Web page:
That’s why Waterford is a necessity, because it’s memorable and it’s beautiful.

(Waterford image via Treasure Box.)

Bakokko: Lessons in Style

As in many areas of style and fashion, the dividing line between exquisite good taste and execrable bad taste is remarkably thin. The same company that produces achingly beautiful objects one day, can produce items that are almost comically over-the-top the next.

Take, for example, the Italian furniture manufacturer Bakokko, producer of this beautiful, restrained, classical love seat (found at the LA Furniture website):

Bakokko Loveseat

I love everything about this piece of furniture; the green leather, the curve of the legs, the figured wood with that finish. I want this piece for my house so bad it’s making my teeth hurt.

Now, consider this divan from Bakokko, the San Marco in green and white:

San Marco Divan from Bokakko

It’s ponderous, squatting on the floor like an upholstered chest freezer, dominating any room that’s smaller then a squash court. Worse, the busy pattern of the fabric and the gilded filigree on the frame are both fussy and old-ladyish, like something your great aunt would choose for window treatments.

I wouldn’t want this piece of furniture, and I probably wouldn’t want to live in any house that this divan was appropriate for. It’s just not my style, no matter how well made and richly upholstered it is.

Ultimately, I suppose what I’m really complaining about are the vagaries of personal taste. I’m clearly not the market for that white and green divan. Bakokko is aiming to sell furniture like that to people with more baroque sensibilities, perhaps someone like a Russian oligarch, who appreciates heavy furniture, brocaded fabric and ostentatiousness. So, one could say that it’s not Bakokko’s fault that they occasionally make furniture that seems over-the-top, because they’re catering to a clientele that likes over the top.

Deocrating My Imaginary Restaurant

Il Milione Restaurant in Hong Kong

Sometime I like to imagine that I’m opening up a high-end restaurant or bar, which is odd, because my very brief brush with working in a restaurant, bussing tables, left me scarred for life. But then I see a picture like the one above, of the restaurant Il Milione in Hong Kong, and think that I’d like to own a restaurant.

I have to clarify that I don’t want to be a celebrity chef, I just want to be the owner, the guy who sits at the bar talking to customers and occasionally easting tasty things my chef sends out from the kitchen.

Here’s another picture from Il Milione (taken from the website of Hill Cross Furniture, the English firm that provided all of the furnishings.)

Il Milione Restaurant in Hong Kong

This is the real reason why I want to own a restaurant, because I want to hang out in semi-public spaces that look like this, and because I want people to admire my good taste.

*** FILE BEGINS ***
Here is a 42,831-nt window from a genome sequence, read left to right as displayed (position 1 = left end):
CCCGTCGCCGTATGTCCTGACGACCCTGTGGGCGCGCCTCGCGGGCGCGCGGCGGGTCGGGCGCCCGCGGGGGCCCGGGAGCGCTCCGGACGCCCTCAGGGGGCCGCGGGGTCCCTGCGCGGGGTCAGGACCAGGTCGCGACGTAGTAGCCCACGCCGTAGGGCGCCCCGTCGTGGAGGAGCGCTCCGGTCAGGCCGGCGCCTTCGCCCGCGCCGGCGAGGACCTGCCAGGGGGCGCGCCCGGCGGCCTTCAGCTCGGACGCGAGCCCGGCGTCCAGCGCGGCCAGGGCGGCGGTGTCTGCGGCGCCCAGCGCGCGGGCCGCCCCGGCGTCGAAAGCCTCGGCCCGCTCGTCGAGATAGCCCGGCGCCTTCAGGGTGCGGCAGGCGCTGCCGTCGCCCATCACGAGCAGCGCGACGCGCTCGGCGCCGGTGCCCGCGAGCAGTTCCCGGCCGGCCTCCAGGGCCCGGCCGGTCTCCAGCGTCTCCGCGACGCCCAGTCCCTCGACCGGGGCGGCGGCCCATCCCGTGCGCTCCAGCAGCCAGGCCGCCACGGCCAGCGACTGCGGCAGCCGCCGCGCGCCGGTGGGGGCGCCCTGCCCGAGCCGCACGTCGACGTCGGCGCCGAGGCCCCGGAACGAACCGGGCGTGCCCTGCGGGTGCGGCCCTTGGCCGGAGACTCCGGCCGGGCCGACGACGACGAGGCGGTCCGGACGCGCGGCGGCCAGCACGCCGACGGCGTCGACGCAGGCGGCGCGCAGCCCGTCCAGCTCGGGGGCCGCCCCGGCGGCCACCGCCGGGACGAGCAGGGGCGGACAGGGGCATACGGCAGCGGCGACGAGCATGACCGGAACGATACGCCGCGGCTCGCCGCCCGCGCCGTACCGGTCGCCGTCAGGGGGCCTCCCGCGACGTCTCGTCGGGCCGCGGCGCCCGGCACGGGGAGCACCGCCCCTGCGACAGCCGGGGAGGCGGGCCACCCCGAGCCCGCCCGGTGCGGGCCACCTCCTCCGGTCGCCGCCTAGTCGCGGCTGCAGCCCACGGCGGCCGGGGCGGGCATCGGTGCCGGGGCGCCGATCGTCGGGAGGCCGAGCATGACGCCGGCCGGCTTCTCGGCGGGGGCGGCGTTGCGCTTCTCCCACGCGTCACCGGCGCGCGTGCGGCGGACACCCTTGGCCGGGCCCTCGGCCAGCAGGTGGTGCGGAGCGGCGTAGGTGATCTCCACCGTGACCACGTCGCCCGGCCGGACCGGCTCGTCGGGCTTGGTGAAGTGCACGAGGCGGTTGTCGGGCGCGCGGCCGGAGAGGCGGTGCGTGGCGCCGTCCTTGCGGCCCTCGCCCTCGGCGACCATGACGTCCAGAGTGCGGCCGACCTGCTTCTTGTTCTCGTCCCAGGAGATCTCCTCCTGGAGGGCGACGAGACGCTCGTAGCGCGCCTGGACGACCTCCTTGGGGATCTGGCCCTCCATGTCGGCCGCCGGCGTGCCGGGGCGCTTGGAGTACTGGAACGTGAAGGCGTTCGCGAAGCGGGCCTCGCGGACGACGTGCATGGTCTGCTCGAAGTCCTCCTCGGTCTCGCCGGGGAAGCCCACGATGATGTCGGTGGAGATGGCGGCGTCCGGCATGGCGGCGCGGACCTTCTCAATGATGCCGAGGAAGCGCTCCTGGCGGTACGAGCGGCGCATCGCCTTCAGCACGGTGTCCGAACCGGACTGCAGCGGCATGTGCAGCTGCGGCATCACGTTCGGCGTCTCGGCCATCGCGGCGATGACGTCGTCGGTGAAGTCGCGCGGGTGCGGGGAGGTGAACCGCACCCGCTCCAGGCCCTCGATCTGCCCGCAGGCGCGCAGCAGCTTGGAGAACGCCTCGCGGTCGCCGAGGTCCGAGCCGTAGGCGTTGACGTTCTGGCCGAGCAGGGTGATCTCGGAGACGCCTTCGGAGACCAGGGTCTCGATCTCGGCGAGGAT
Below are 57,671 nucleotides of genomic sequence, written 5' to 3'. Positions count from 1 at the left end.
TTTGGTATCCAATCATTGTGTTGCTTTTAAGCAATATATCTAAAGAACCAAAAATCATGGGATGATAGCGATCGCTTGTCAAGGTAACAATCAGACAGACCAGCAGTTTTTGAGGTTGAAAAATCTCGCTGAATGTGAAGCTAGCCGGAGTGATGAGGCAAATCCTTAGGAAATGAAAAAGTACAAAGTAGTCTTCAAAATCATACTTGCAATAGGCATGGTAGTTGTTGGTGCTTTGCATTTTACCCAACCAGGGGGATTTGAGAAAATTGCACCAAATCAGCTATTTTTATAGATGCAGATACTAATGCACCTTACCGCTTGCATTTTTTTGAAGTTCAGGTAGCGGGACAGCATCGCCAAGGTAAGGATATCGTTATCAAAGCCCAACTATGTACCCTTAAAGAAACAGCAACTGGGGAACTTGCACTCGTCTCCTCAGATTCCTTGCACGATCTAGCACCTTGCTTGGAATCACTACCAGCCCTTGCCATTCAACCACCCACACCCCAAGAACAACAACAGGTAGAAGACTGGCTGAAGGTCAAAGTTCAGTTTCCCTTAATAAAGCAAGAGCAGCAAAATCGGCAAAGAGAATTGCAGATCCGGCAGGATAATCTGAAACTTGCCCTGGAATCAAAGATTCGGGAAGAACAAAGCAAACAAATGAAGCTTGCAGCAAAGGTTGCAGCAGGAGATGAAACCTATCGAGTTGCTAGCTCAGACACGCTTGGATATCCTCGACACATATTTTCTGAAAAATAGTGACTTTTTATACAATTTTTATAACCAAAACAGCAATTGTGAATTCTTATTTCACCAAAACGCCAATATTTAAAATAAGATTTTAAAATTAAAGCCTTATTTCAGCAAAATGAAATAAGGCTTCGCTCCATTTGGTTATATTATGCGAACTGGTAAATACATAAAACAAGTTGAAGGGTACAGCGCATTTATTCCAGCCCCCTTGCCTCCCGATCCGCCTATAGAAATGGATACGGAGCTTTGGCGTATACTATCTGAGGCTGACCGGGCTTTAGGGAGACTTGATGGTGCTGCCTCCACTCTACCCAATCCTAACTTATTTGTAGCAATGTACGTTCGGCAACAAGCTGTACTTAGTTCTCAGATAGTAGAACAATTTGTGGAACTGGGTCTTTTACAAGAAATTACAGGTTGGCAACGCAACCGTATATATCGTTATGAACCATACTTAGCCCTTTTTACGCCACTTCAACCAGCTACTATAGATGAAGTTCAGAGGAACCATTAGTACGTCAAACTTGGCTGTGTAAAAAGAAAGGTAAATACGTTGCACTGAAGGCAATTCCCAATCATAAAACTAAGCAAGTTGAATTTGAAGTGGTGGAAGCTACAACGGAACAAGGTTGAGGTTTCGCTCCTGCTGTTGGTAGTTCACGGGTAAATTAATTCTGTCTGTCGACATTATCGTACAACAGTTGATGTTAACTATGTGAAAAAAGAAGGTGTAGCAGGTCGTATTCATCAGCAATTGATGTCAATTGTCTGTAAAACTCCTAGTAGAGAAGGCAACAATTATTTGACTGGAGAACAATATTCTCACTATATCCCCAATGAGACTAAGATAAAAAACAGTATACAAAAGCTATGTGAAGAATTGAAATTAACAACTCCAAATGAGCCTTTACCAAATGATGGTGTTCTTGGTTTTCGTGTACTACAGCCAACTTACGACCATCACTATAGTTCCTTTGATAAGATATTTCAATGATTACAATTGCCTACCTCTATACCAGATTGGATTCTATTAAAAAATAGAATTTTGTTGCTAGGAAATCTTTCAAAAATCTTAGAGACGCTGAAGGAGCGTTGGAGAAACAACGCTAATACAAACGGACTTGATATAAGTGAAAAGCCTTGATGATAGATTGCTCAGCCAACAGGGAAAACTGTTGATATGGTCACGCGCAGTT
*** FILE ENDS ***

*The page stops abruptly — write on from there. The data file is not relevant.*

Also, because building a restaurant is the ultimate exercise in remodeling, you find a space, imagine what it will look like, and then try to impose your vision on that space given your budget and the competency of your workmen and contractors. Picking out chairs and tables to put in my imaginary restaurant is my idea of fun.

Happily, I know my limits. Building the restaurant according to my vision, and sitting at the bar in it after it’s open, is about as far as I want to actually go in the food service industry.

The Mid-Century Moment

Looking through the catalog of an furniture company called FusionLiving, I came across this bookcase:

Libra Furniture Retro Bookcase

Look at those legs. Some of you might be too young to remember those legs, but for those of us who grew up in the 1960’s and 70’s those tapering legs, part Danish Modern, part George Jetson, were on almost everything from television sets to dining room tables.

I can’t say I’m a fan of that look, but apparently many of you are, because all of the style blogs are talking about a return of mid-century modern.

Here’s another example from the same company, Libra Furniture, this time a geometric-style retro wing chair.

Libra Furniture Retro Wing Chair

I know, it’s supposed to make me think of Mad Men, but it doesn’t. It makes me think of the furniture that used to be in my parents’ living room and how I was glad when my mom finally threw out that giant console combination hi-fi stereo and television that used to dominate one side of the room.

The Goldilocks Pendant Lamp

I’ve been thinking lately that I’m out of step with the rest of society. For example, in the matter of home lighting I find that when I look through the various online lighting catalogs I’m rarely satisfied by what I find.

For example, in the matter of hanging pendant lamps everything is either too modern…

Wofi Sevilla Pendant Light in Black

Too plain…

artemide float suspension lamp

or too ornate…

Arrow Crystal and Chrome Pendant Lamp

I’m like Goldilocks. I want something that’s just right, which I would define as semi-traditional but not boring, a little filigree and folderol but not weighed down with ornamentation. In other words, I won’t really know what I want in the way of lighting until I see it.

Until this, this fairly traditional lamp, the Milord from Korlarz.

Kolarz Milord Pendant Lamp

It’s very attractive, and I’d happily hang it in my house, but it’s not exactly perfect. A little too much gilding, a little too little…what? Verve, maybe.